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Searching for the optimal paid search strategy

In this era of diminished growth expectations, companies are demanding greater accountability from their marketers. On the surface, paid search marketing seems like one of the most accountable ways of spending marketing dollars. In fact, digital marketers are increasingly spending a greater portion of their budgets on paid search, almost $40 billion on Google alone in 2012. This total grew by more than 20% year on year.

Managing paid search marketing is a complex process, and it takes a lot of discipline and skill to win the game. The rules are changing fast, competitors respond aggressively, and there’s a flood of Big Data available to analyze. Plus, consumer habits are changing every day.

To meet their goals, digital marketers need to get several things right, including:

  • targeting the right consumers who are searching for a solution on the search engines (by selecting the right keywords to bid on);
  • placing the right bids on these keywords;
  • writing persuasive ad copies;
  • make a compelling offering to the visitors who land on your website;
  • make it easier to convert or buy; and
  • remarketing to those who did not convert.

So, what does it take to be successful? To increase revenue, marketers need to develop a cohesive strategy that is built on a clear understanding of how each piece of this puzzle works and interacts with the other pieces. Smart marketers are now taking a data-driven approach to managing all of these pieces in a systematic and disciplined way. In theory, most believe that leveraging their digital marketing data will help their companies dramatically improve their search marketing results.

Leveraging data in all aspects of paid search marketing, including copy testing, keyword bidding, and organizing the campaign structure is the ideal way to go. But marketers face two critical hurdles in capitalizing on this data: Big Data technology and skilled analysts.

Let’s take a look at one of the most complex pieces of the search marketing puzzle: keyword bidding. This involves placing the right bids on the keywords–neither too high nor too low–at a level that helps them meet or exceed their overall campaign goals. In a typical enterprise, there are multiple campaigns, and there are multiple (several thousand) keywords in each campaign. Overall, the number of keywords can run into millions. Depending on resources available and the size of the account, marketers follow a variety of approaches for optimally bidding on these keywords, ranging from basic to advanced.

The simplest of approaches involves starting with the same bid for every ad group, based on metrics such as click-through rate. More refined methods include using some metrics that tie dollar value of conversion or sale to the keyword bid, at least for those keywords that have had heavy traffic (and hence, reliable, measurable data). The problems with the simpler approaches are three-fold: the individual keywords are washed in a sea of averages, it doesn’t work for a big chunk of keywords, and there’s no real accountability since the bidding decisions aren’t optimal.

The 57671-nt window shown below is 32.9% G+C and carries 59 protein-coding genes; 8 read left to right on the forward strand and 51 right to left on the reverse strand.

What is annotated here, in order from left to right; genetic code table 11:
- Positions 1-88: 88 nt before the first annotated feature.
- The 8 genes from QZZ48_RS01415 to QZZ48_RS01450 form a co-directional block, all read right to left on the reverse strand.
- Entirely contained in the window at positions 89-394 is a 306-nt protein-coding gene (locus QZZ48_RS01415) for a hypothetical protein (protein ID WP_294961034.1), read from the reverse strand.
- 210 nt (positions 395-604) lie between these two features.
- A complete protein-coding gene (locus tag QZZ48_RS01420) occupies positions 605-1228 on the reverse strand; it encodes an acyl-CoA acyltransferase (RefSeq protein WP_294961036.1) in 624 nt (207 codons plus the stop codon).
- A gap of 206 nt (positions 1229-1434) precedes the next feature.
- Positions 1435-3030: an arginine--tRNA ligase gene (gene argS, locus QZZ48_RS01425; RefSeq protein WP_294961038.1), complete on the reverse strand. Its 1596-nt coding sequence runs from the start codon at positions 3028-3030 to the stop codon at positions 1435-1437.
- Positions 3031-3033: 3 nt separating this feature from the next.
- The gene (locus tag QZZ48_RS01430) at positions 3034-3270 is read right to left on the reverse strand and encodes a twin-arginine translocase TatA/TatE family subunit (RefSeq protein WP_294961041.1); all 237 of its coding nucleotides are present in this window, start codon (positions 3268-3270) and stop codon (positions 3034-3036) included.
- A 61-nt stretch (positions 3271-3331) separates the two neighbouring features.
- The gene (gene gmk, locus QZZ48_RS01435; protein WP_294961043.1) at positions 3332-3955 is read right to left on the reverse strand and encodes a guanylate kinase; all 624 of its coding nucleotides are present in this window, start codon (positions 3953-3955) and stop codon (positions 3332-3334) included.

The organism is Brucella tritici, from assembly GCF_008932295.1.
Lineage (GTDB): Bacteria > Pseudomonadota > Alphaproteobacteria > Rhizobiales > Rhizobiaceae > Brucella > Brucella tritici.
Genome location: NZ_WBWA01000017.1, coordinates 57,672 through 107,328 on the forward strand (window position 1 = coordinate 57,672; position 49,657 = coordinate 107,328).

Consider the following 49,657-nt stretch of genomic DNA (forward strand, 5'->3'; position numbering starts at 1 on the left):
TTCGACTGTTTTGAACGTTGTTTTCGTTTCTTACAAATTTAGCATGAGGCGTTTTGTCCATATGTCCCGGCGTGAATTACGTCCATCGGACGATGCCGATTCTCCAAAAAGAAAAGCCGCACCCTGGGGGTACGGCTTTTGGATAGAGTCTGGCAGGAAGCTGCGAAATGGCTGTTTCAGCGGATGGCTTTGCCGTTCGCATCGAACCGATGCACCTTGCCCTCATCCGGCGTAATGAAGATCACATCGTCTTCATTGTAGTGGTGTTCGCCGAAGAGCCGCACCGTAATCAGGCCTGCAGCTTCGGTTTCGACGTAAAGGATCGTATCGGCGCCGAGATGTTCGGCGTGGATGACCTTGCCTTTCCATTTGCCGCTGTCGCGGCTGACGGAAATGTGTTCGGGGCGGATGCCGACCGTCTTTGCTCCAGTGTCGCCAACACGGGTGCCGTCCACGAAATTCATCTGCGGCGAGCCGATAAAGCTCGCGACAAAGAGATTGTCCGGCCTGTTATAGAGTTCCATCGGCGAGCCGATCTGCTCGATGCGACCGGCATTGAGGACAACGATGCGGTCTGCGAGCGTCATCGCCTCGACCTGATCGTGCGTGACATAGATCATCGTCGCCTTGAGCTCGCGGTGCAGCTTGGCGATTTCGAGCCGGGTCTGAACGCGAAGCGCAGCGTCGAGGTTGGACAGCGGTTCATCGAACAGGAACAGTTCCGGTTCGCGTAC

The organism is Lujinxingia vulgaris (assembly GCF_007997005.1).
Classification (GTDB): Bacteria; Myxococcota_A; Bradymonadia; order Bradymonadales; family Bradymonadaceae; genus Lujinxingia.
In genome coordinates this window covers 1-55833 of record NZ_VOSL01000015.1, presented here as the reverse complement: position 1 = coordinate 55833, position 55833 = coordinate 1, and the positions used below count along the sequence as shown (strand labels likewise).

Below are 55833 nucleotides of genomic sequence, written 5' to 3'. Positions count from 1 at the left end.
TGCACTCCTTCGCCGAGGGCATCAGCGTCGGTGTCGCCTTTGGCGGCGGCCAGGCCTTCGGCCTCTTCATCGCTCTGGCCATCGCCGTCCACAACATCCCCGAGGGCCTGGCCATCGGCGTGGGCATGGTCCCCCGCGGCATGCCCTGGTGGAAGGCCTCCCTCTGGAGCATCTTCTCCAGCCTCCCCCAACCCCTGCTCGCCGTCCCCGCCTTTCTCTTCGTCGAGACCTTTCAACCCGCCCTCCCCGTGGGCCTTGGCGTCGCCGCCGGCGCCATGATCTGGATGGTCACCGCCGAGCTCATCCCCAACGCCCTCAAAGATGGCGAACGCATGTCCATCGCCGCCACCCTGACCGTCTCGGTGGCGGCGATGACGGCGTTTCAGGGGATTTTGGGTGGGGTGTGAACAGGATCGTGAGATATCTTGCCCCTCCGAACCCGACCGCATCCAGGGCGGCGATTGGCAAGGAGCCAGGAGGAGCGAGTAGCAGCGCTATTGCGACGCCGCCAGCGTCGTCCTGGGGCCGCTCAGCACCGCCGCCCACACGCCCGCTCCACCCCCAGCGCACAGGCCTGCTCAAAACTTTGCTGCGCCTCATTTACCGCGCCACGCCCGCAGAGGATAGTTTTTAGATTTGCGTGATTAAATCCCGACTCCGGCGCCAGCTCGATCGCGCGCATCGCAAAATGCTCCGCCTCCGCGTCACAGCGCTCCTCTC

The most cutting-edge approaches combine cross-channel data from a variety of data sources, such as click-stream data, keyword semantics, advertising data, and conversion or purchase data. The next step is to determine the right attribution to these keywords and channels using custom attribution models. Once the data is prepared this way, the keywords are scored using predictive models. The scores predict the cost, clicks, and conversions elasticity for various bid levels for each keyword, with a certain level of confidence. This is possible even for those keywords that don’t have enough historical transactional data, by using non-transactional attributes such as similarity, semantics, etc. The optimization algorithms then make the right “allocation” of budgets to these keywords to meet the overall portfolio goals. Once the bids are determined this way, they’re placed in the search engine bidding platforms. Bids can be refreshed as often as needed, and models can be rebuilt based on their shelf life.

For example, marketers can use bid-optimization analytics to unlock the value of leveraging deep data mining practices in pay-per-click search and identify the value of every keyword in a campaign portfolio. Users can then launch new keywords based on data gathered from multiple sources, removing the “guesswork” that marketers have typically turned to in the past.  

Keyword bidding is only one piece of the whole puzzle. There are other pieces that benefit from technological innovations and Big Data. Data and technology investments help make analysts more productive, for instance. They free analysts from routine operational details, allowing them to focus on gathering a deep understanding of consumer behaviour and deriving actual insight. Analysts, in turn, must have a detailed understanding of digital marketing, as well as the ability to translate complex data into simple insightful stories.

The data-driven approach, combined with the right technology and the right analysts, more effectively serves the customer by connecting them to relevant products and information. In turn, an organization will maximize its search marketing spend and increase its overall revenue.

Venkat Viswanathan is CEO and founder of LatentView.

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